Testing the gender balance
The new system of entry into medical school aims to help achieve a 50/50 gender balance, writes BRIAN MOONEY
WRITING IN my education column in The Irish Timeslast September, when the details of the new HPat assessment was announced, I speculated that an attempt was being made to reduce the 60:40 advantage that females enjoyed in securing places in undergraduate medical degree programmes, based on the high scores achieved by them in the Leaving Certificate.
In light of my observation it is interesting to note that the professor of academic medicine and director of undergraduate teaching and learning at Trinity College Dublin, Seán McCann, said following the announcement of the first set of medical place allocations under the new system, that one of the original aims in amending the entry system to medical school was to change the gender balance and that “from the profession’s point of view, a 50/50 mix is desirable”.
Following the allocation of places, we have heard a number of females who secured 590-600 CAO points complaining on radio talk shows about the unfairness of the HPat admissions system. One is forced to ask the question, does the HPat test identify the best doctors?
The HPat test was developed by the Australian Council for Educational Research (ACER). ACER is a provider of support to education policy-makers and professional practitioners.
It is a private, not-for-profit company, which generates its entire income through contracted research and development projects and through products and services that it develops and distributes. ACER supports the introduction of its HPat test as a method for selecting Irish medical students on the following grounds:
1. It measures a prospective medical student’s logical reasoning and problem-solving skills as well as their non-verbal reasoning and their ability to understand the thoughts, behaviour and/or intentions of people.
2. It does not test academic knowledge, and candidates do not require special understanding of any academic discipline.
3. Intensive preparation is not advisable nor necessary, although wide and critical reading may provide helpful preparation for sections one and two. However, as with any test, some practice in answering questions of a similar type, and under similar time constraints as those found in the real test, is helpful and reassuring to most candidates.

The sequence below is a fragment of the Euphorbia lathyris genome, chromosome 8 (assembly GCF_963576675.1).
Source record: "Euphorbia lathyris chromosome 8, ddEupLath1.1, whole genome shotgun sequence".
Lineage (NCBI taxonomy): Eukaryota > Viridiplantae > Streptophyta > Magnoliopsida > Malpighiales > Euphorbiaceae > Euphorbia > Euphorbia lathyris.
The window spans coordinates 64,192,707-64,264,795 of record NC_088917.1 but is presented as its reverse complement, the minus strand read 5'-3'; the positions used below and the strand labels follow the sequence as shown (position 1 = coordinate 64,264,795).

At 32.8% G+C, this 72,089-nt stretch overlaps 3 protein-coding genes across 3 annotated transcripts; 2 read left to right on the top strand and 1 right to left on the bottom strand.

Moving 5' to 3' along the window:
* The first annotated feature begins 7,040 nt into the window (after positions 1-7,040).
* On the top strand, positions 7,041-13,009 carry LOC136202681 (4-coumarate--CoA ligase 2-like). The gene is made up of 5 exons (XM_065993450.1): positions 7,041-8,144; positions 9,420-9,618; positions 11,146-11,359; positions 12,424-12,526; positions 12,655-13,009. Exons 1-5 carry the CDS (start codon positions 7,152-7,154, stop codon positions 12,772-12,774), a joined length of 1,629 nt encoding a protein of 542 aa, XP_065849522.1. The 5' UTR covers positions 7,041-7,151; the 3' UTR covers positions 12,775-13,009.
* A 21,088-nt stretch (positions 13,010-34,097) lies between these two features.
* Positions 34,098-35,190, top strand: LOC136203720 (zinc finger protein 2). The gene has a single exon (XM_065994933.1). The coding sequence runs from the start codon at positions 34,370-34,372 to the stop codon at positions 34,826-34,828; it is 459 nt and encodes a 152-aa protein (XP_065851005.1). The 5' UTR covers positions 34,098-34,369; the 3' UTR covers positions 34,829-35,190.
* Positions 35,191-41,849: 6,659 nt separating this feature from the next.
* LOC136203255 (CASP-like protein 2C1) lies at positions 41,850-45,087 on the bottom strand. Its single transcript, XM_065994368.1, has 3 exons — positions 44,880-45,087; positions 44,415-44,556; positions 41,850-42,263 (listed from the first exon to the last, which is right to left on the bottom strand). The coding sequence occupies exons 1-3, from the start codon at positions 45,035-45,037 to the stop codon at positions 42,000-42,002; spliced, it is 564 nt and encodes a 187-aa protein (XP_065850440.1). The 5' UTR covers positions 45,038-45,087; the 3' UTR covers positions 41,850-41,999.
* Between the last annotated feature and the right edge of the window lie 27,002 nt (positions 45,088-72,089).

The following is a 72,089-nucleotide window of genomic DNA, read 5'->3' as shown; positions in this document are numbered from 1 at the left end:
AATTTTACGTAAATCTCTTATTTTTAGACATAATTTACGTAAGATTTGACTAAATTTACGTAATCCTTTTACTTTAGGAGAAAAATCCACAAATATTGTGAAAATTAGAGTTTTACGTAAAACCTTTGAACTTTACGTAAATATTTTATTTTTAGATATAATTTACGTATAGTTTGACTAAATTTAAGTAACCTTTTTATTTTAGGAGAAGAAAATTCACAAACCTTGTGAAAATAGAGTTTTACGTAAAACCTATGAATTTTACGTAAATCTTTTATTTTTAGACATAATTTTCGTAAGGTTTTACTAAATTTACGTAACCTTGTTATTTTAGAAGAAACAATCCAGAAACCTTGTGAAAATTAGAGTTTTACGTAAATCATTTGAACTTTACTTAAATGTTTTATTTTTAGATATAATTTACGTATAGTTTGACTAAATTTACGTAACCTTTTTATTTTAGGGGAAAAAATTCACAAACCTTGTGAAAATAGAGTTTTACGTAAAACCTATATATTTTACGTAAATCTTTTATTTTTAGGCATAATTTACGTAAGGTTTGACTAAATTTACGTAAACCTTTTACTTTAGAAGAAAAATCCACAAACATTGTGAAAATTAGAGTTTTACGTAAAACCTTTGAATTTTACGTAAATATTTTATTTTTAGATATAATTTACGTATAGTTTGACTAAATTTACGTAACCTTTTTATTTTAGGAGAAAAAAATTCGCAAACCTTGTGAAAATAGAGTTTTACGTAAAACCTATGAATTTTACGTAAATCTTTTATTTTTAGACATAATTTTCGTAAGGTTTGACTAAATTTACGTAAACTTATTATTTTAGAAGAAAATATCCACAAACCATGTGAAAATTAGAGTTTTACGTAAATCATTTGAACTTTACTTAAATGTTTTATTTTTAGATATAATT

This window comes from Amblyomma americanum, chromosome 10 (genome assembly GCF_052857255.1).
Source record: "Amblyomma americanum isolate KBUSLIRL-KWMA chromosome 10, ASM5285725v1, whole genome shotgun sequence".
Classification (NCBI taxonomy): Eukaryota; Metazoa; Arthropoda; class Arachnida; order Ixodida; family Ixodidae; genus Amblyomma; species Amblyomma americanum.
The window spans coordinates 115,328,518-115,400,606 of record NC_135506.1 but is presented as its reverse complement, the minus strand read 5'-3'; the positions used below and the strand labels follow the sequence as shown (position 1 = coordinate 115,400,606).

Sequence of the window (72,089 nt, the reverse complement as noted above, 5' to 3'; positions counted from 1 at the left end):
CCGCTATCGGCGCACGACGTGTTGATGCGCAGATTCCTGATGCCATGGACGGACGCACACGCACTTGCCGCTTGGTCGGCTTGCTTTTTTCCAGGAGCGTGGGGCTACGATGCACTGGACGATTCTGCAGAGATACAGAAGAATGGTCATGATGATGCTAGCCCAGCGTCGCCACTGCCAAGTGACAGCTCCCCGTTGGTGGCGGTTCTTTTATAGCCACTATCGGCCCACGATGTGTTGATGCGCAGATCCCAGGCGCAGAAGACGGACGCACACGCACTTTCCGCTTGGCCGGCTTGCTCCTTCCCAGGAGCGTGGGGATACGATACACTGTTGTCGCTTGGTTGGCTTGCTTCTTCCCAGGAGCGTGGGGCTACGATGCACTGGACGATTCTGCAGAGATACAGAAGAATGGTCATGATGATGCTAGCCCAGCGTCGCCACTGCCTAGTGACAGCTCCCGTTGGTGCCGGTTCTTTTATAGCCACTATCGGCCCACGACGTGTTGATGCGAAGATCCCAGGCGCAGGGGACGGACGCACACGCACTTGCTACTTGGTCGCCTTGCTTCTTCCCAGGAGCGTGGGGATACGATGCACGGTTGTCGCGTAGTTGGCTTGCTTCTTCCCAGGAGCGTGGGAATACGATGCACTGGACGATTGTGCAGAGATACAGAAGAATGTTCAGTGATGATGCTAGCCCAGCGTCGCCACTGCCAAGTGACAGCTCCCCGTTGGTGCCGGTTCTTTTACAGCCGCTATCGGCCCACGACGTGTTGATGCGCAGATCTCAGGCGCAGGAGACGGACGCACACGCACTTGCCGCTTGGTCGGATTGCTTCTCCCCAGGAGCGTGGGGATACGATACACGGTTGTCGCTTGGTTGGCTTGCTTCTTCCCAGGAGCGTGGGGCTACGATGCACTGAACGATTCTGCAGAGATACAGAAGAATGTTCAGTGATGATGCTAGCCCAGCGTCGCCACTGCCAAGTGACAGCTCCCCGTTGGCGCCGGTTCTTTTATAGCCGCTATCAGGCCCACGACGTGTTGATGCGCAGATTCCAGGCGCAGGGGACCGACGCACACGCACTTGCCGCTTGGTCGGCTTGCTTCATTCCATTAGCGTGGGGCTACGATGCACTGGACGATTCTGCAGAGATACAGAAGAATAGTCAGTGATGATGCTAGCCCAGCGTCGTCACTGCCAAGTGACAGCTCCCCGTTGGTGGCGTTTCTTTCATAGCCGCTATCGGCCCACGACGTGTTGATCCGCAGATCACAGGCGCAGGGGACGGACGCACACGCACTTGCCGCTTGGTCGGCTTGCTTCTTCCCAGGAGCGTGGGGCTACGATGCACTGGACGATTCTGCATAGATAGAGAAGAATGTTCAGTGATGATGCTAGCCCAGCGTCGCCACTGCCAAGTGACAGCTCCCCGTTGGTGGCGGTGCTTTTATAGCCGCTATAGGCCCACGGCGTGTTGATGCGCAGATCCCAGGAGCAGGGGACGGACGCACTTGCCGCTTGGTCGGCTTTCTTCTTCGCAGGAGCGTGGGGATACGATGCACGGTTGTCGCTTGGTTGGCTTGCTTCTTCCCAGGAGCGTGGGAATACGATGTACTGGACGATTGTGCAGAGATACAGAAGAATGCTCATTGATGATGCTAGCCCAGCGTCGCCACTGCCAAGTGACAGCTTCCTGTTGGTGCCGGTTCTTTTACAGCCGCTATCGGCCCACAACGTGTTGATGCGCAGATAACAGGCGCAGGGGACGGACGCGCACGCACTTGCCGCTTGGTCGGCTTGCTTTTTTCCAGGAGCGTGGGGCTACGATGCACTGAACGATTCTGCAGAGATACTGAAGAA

4. It tests a prospective medical student’s response to stimulus that will not necessarily be familiar.
5. The purpose of the test is to assess the general skills and abilities developed over the course of your education and life experience that are considered by universities to be important to the study and practice of medicine.
In light of Prof Seán McCann’s statement that one of the original aims was to change the gender balance away from the previous 60:40 ratio in favour of females, it is ironic that ACER was recently awarded the 2009 Employer of Choice for Women status by the Equal Opportunity for Women in the Workplace Agency on the basis of its policies and practices that support women across the organisation and have a positive outcome for both women and their business.
In supporting the introduction of the HPat test alongside the discounting of Leaving Certificate points from 550-600, to reduce the success rate of females in securing medical places, the university medical faculties stated that to operate most effectively in medicine, graduates need to:
- be flexible
- have good thinking skills (critical and analytical)
- be able to respond quickly to new situations and problems
- have a well-developed ability to understand and respond to patients’ needs and individual situations.
While attending a conference on medical education in Cambridge recently, I was struck by the wide variety of career opportunities available to medical graduates. On a visit to Adenbrooks Hospital during the conference, I spoke to some brilliant doctors who spend their lives in the laboratory developing new treatments and medications for life-threatening diseases. These doctors will never interact with patients, and do not require good bedside manners.
Likewise, consider the brilliant surgeon, whose skills relate in no way to their interpersonal skills. In devising a test to determine who will make the best doctor, how do you factor in the wide range of roles that are open to medical graduates?
Are we being fair to young 17-19 year-old Leaving Certificate students, who have yet to develop many of the skills tested in the HPat assessment, by moving away from their examination performance as the method of determining who gets to go to undergraduate medical school, because the CAO points system does not give the medical establishment the correct gender balance?
Are we comfortable with a system that actively discriminates against females attaining medical places?
Is the medical establishment supporting the change in the admissions system because it fears the feminisation of the medical profession will somehow reduce its status, and thus its financial rewards as it is reputed to have done in teaching and other professions?
Are there those within the medical establishment who consider it a waste investing huge resources in training females as doctors if, after a number of years in practice, they decide to leave the active labour force or decide to work on a part-time basis to give time to care for their children?
Where are the voices of those who would normally speak out in protection of equality of opportunity for women in the workplace?
Given that commercial interests are now offering HPat training workshops, at very high costs, which they claim increase success rates among applicants, are we moving to a situation where only the wealthy can consider an application to medical college?
I believe that before we accept the system used to select this year’s students, we need to address some of the above questions.